Utrecht University: Rubicon grant for six Utrecht researchers

With this grant, Utrecht scientists can conduct their research at a university abroad for a maximum of 24 months. The Rubicon grant is intended for young researchers who have recently obtained their doctorate. A total of 24 scientists in the Netherlands received such a grant in this round.

Studying Fish for the Causes of Alzheimer’s-Like Diseases
Dennis de Bakker is a researcher at the Hubrecht Institute. He will use his grant to conduct research for two years at the Leibniz Institute on Ageing in Jena. There he will investigate the causes of neurodegeneration in African killifish.

The neurons of the African killifish die with age. This occurs spontaneously and is therefore similar to the loss of neurons that occurs in patients with Alzheimer’s disease. By comparing, cutting and pasting the DNA of different species of killifish, De Bakker hopes to identify how these fish develop Alzheimer’s disease and which evolutionary events have made the fish so susceptible. This research may ultimately lead to the identification of novel targets for slowing neurodegeneration in patients.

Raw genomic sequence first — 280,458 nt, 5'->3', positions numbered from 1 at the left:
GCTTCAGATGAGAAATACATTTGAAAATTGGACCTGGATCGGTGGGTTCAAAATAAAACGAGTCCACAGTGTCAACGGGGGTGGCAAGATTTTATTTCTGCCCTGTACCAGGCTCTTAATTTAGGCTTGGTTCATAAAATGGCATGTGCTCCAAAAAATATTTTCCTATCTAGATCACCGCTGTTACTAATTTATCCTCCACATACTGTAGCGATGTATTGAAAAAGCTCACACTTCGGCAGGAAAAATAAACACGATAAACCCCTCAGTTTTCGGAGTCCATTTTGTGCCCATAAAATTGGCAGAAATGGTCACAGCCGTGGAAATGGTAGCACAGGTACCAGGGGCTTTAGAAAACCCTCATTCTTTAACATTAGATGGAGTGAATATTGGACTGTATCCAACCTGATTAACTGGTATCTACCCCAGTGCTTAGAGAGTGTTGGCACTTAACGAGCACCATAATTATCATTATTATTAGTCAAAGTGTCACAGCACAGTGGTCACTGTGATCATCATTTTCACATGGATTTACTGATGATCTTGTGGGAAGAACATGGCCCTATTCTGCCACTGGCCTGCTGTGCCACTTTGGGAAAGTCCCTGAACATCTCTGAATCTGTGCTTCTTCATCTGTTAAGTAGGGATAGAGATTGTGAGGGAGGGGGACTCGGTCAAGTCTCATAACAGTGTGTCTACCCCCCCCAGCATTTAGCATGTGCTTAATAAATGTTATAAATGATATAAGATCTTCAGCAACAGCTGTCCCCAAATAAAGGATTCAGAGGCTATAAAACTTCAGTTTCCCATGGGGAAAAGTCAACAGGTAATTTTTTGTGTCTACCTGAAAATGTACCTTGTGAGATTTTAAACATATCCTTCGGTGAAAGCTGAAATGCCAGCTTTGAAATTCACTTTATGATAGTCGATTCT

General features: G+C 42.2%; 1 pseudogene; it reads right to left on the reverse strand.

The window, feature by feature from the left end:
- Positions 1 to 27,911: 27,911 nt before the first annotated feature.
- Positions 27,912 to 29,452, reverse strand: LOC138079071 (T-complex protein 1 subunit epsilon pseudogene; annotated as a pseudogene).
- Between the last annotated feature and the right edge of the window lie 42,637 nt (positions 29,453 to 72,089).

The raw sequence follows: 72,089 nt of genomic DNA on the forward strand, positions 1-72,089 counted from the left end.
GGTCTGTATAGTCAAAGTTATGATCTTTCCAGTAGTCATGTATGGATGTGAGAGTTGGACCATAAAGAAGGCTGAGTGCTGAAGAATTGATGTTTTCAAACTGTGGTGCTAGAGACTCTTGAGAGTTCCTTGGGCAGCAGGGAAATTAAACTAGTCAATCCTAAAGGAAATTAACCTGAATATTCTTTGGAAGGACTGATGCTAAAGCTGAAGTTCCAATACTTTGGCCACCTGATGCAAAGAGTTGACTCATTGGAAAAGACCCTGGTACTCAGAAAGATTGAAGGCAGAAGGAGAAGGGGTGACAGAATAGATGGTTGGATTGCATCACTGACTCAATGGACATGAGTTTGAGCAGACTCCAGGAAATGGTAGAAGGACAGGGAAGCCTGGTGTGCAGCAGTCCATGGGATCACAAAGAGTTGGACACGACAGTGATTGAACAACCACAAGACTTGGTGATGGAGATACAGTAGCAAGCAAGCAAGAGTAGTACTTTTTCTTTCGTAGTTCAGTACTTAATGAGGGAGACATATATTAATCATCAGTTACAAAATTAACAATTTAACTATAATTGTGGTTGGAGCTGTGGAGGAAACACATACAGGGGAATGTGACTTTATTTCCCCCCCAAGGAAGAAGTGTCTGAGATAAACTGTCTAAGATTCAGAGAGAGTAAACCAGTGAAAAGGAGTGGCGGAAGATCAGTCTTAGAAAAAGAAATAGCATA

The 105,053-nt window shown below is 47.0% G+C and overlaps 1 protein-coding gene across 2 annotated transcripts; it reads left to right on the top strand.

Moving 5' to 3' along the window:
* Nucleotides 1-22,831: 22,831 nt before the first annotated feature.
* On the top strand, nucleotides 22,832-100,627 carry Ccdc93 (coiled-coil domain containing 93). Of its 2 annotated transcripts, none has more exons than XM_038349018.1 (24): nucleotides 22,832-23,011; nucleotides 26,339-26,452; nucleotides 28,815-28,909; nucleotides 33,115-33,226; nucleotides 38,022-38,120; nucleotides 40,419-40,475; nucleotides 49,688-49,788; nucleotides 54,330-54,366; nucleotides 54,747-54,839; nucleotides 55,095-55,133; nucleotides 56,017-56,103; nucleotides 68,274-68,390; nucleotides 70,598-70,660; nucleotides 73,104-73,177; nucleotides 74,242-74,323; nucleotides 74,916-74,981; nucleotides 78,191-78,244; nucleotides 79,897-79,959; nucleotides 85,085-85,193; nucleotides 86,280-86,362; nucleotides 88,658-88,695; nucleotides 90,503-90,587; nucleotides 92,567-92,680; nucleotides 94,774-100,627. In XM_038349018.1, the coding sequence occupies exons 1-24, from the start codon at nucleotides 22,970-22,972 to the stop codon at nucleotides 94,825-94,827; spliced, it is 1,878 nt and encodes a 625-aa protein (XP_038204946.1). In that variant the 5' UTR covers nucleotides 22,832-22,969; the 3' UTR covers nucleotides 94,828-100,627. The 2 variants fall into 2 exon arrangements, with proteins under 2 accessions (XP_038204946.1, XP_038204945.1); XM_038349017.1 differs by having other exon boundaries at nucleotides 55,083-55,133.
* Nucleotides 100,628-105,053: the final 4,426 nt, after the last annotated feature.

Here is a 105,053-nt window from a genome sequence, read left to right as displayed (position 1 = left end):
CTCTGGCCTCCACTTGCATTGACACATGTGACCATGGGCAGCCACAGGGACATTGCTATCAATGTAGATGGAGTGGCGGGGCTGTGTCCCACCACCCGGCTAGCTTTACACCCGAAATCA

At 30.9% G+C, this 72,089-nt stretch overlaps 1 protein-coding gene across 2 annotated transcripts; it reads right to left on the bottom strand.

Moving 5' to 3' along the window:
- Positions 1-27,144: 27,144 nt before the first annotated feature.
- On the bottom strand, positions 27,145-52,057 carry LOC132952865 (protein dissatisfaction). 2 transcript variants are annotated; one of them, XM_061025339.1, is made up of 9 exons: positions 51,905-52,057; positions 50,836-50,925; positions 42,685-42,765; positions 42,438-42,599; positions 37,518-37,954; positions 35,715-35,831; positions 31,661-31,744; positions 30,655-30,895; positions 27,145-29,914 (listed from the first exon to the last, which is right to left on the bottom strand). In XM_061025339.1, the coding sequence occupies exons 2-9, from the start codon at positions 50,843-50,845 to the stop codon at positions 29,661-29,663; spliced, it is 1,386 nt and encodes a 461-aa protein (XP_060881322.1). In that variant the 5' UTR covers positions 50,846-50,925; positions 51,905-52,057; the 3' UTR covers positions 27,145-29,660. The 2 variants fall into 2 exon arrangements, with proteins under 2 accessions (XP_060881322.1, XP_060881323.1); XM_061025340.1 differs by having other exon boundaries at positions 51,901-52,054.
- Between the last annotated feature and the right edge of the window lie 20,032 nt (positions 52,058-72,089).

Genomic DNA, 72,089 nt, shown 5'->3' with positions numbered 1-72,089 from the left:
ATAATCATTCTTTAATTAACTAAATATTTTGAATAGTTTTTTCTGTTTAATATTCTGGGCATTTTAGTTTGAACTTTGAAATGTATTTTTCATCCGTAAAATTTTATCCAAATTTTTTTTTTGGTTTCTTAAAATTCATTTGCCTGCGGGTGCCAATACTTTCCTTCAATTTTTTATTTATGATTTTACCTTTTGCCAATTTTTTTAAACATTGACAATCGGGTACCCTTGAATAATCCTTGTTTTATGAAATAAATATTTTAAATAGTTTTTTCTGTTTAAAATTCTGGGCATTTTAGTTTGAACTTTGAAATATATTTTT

“I am very happy to receive the Rubicon grant,” says de Bakker. “Now I can delve into research into the evolution of Alzheimer’s-like diseases using African killifish. New insights into the factors that predispose a species to these types of neurological disorders are really advancing the research field.”

I’m so happy with the Rubicon grant, now I can really delve into studying the evolution of Alzheimer’s-like diseases.

Dennis de Bakker
Dennis de Bakker
Researcher at the Hubrecht Institute
Brein van killivis
“Ultimately, my work could lead to the identification of new factors that could be targeted to slow neurodegeneration in patients. In this photo you can see a part of the killifish brain in which green is the astrocytes, the support cells, red is the neuronal nuclei and blue is all the nuclei.

The fate of a cell in our body
Kadi Lõhmussaar is also a researcher at the Hubrecht Institute. She will go to the Biotech Research & Innovation Centre (BRIC) of the University of Copenhagen (Denmark) to study cell fate decisions in homeostasis and disease.